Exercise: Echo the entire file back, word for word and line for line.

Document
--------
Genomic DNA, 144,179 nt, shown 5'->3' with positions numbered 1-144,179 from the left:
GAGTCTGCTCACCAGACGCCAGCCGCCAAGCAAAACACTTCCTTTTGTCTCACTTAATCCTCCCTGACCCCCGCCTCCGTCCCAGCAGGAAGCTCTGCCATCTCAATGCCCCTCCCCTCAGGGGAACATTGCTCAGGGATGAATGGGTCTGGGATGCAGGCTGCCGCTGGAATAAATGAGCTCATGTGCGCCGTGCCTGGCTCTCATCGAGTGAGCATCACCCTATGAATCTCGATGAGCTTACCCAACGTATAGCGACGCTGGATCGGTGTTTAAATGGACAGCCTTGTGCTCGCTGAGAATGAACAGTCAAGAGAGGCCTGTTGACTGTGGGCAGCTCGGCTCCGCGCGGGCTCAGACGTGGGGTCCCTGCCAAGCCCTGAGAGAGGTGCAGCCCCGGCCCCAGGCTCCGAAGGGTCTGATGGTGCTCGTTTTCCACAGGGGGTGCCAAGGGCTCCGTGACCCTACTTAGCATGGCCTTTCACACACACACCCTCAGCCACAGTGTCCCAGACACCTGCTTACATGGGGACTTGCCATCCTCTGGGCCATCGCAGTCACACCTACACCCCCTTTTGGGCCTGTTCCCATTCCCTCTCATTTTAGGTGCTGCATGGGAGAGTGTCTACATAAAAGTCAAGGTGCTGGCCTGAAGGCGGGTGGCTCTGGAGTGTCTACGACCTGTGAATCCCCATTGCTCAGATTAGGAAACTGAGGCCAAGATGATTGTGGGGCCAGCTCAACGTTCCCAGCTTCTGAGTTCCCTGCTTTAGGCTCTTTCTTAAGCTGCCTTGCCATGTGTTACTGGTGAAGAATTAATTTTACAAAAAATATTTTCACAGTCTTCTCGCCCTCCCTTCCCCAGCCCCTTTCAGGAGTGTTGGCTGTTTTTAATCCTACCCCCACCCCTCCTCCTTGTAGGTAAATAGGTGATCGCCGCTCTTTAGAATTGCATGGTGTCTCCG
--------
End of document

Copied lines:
Genomic DNA, 144,179 nt, shown 5'->3' with positions numbered 1-144,179 from the left:
GAGTCTGCTCACCAGACGCCAGCCGCCAAGCAAAACACTTCCTTTTGTCTCACTTAATCCTCCCTGACCCCCGCCTCCGTCCCAGCAGGAAGCTCTGCCATCTCAATGCCCCTCCCCTCAGGGGAACATTGCTCAGGGATGAATGGGTCTGGGATGCAGGCTGCCGCTGGAATAAATGAGCTCATGTGCGCCGTGCCTGGCTCTCATCGAGTGAGCATCACCCTATGAATCTCGATGAGCTTACCCAACGTATAGCGACGCTGGATCGGTGTTTAAATGGACAGCCTTGTGCTCGCTGAGAATGAACAGTCAAGAGAGGCCTGTTGACTGTGGGCAGCTCGGCTCCGCGCGGGCTCAGACGTGGGGTCCCTGCCAAGCCCTGAGAGAGGTGCAGCCCCGGCCCCAGGCTCCGAAGGGTCTGATGGTGCTCGTTTTCCACAGGGGGTGCCAAGGGCTCCGTGACCCTACTTAGCATGGCCTTTCACACACACACCCTCAGCCACAGTGTCCCAGACACCTGCTTACATGGGGACTTGCCATCCTCTGGGCCATCGCAGTCACACCTACACCCCCTTTTGGGCCTGTTCCCATTCCCTCTCATTTTAGGTGCTGCATGGGAGAGTGTCTACATAAAAGTCAAGGTGCTGGCCTGAAGGCGGGTGGCTCTGGAGTGTCTACGACCTGTGAATCCCCATTGCTCAGATTAGGAAACTGAGGCCAAGATGATTGTGGGGCCAGCTCAACGTTCCCAGCTTCTGAGTTCCCTGCTTTAGGCTCTTTCTTAAGCTGCCTTGCCATGTGTTACTGGTGAAGAATTAATTTTACAAAAAATATTTTCACAGTCTTCTCGCCCTCCCTTCCCCAGCCCCTTTCAGGAGTGTTGGCTGTTTTTAATCCTACCCCCACCCCTCCTCCTTGTAGGTAAATAGGTGATCGCCGCTCTTTAGAATTGCATGGTGTCTCCG